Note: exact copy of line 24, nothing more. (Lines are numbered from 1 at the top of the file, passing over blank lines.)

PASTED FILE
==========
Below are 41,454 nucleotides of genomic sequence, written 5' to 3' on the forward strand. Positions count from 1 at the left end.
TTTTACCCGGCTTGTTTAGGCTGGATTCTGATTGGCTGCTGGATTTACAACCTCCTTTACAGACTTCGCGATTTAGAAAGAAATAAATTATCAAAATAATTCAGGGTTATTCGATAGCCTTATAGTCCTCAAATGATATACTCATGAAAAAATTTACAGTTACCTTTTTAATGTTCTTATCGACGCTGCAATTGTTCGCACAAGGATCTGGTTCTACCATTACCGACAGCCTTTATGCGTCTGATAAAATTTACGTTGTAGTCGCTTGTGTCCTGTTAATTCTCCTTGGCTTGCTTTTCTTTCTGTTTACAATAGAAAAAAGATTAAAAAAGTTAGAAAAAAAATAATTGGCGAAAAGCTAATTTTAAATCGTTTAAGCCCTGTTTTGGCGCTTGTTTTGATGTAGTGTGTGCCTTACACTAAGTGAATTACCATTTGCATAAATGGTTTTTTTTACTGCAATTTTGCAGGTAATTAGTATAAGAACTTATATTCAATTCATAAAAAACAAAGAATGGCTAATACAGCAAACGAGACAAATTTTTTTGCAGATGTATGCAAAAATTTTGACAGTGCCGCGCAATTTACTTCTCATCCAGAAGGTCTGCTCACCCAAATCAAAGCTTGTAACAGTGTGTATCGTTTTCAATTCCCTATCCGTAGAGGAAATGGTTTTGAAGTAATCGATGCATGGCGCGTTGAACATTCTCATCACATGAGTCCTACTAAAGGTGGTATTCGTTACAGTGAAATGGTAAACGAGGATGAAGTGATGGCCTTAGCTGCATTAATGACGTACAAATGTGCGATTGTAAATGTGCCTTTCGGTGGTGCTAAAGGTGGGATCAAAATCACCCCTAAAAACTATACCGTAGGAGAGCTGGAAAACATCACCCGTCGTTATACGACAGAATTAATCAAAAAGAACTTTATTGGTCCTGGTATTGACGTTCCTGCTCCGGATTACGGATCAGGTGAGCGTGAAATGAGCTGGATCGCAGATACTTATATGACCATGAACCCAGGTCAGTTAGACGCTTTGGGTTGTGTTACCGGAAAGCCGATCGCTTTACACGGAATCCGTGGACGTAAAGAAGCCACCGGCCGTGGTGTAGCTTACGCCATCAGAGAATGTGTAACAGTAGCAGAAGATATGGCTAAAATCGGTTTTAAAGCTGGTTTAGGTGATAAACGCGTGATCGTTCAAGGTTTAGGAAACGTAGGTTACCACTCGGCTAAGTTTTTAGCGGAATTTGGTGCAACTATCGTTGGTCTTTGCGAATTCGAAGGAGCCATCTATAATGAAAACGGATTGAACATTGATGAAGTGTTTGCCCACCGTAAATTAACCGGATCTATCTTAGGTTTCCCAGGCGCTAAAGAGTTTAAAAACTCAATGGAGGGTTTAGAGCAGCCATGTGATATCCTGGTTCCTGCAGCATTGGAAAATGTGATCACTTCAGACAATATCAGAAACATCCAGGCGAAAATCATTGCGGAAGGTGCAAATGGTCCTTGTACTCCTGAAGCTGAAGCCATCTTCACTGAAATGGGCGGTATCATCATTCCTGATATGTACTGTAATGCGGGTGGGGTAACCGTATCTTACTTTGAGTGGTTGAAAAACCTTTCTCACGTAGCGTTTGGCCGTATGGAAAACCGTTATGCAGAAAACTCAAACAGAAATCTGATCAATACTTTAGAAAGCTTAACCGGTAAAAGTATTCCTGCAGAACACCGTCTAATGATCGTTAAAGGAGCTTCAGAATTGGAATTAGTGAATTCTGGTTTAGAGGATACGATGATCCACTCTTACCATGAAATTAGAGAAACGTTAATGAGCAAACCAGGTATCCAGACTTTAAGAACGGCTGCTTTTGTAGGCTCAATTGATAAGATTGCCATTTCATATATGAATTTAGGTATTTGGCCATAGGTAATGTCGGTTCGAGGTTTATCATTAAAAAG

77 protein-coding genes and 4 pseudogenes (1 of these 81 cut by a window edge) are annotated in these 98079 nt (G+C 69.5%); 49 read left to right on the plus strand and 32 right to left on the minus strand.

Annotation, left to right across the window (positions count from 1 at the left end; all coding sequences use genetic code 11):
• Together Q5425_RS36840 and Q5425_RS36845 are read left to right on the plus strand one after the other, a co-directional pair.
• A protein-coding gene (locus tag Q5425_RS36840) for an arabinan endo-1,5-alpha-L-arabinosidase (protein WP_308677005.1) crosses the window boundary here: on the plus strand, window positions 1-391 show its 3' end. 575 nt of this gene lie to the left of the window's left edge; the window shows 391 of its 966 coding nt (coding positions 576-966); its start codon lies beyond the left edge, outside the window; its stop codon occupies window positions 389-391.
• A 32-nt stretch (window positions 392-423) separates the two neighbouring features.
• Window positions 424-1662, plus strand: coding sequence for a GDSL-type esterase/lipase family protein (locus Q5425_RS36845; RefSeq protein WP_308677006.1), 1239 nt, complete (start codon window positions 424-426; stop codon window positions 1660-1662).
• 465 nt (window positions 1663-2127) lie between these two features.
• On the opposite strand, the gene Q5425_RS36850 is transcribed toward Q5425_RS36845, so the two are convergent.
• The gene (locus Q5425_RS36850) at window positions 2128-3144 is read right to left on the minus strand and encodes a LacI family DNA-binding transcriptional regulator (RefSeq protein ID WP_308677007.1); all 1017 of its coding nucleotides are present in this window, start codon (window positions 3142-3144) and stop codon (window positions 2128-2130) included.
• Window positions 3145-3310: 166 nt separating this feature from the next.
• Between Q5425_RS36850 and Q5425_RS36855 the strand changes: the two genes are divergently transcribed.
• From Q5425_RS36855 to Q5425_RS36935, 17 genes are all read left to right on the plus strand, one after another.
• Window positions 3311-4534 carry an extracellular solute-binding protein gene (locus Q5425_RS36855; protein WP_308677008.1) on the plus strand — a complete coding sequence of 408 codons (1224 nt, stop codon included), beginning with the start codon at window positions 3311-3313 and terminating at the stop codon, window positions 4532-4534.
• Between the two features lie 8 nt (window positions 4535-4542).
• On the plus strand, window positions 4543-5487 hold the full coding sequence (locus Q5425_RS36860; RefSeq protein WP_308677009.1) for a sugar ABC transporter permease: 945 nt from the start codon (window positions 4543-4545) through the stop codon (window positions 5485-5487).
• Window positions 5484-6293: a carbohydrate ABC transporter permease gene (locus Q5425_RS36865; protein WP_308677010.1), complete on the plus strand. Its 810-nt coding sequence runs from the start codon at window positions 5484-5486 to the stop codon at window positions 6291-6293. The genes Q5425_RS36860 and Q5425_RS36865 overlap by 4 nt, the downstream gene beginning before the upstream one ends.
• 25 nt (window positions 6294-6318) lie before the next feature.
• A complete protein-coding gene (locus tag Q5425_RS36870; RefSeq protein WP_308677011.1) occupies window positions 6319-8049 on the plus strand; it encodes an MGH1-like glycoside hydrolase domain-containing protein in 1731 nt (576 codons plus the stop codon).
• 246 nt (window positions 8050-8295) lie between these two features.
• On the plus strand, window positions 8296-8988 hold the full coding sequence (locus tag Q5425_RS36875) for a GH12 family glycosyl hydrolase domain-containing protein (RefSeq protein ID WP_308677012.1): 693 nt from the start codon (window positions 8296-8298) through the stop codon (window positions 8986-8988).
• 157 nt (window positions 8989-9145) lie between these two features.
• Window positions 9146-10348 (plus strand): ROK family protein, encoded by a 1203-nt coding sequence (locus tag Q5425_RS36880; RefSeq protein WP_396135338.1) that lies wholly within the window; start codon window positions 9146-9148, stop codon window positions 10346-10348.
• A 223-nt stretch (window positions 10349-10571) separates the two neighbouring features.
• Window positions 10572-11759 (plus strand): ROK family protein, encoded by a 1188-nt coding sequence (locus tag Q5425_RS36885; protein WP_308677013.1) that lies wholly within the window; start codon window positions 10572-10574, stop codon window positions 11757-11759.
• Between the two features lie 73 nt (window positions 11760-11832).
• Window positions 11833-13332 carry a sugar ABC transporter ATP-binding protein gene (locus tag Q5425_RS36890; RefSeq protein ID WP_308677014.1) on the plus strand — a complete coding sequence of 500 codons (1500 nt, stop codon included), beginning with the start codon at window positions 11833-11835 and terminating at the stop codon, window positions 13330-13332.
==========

• Window positions 9146-10348 (plus strand): ROK family protein, encoded by a 1203-nt coding sequence (locus tag Q5425_RS36880; RefSeq protein WP_396135338.1) that lies wholly within the window; start codon window positions 9146-9148, stop codon window positions 10346-10348.